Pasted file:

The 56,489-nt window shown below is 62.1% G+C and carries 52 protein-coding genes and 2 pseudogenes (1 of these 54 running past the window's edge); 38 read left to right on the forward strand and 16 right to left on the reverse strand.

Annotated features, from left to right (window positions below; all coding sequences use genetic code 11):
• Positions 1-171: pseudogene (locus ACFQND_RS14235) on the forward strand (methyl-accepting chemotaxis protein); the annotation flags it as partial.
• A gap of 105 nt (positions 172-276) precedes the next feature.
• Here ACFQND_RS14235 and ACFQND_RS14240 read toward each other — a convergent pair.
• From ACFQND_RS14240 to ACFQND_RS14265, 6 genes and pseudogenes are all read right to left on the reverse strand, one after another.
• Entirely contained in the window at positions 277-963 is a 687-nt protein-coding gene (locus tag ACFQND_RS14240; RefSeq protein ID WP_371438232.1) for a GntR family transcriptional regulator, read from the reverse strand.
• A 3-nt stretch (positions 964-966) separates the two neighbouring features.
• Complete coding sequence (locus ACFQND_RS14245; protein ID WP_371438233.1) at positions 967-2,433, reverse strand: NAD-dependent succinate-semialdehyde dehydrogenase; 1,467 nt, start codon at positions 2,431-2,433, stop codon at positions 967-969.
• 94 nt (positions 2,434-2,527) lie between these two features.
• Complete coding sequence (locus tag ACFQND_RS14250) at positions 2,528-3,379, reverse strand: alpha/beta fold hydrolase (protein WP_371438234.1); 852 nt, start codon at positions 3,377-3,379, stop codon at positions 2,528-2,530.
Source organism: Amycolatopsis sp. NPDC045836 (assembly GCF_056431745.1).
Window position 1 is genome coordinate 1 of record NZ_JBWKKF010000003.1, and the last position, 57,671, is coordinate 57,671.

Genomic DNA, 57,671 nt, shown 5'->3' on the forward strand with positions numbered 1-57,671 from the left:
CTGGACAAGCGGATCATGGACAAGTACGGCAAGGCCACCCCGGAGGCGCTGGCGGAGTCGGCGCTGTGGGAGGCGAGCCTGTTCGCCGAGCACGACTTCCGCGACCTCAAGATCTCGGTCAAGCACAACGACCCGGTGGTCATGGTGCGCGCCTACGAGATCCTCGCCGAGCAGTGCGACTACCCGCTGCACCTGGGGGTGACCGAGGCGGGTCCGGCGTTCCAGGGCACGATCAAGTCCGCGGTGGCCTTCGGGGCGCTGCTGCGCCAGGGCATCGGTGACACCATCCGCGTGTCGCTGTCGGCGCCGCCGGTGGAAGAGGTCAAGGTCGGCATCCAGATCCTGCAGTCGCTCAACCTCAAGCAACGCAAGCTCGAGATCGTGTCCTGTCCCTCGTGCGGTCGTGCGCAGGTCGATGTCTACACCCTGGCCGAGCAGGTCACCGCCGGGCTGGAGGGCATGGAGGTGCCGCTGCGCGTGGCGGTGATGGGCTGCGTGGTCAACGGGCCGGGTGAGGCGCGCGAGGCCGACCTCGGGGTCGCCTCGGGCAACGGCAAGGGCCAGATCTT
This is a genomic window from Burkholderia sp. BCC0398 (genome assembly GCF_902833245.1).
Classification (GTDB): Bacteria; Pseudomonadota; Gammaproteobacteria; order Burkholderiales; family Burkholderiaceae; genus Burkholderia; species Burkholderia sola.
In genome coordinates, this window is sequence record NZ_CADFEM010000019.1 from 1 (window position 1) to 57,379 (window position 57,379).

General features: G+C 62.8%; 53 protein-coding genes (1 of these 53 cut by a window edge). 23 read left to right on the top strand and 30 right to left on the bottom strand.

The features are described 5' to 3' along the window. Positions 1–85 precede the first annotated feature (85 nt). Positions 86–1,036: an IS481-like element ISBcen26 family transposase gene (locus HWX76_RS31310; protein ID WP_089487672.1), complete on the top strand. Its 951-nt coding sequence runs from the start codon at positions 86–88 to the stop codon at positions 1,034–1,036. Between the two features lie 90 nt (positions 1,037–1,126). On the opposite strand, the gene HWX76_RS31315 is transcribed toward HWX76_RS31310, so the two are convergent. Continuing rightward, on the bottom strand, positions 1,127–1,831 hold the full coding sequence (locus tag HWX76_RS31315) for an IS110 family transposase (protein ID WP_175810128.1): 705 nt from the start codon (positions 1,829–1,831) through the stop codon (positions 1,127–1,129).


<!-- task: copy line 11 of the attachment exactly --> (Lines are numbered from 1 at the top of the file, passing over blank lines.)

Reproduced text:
• Complete coding sequence (locus tag ACFQND_RS14250) at positions 2,528-3,379, reverse strand: alpha/beta fold hydrolase (protein WP_371438234.1); 852 nt, start codon at positions 3,377-3,379, stop codon at positions 2,528-2,530.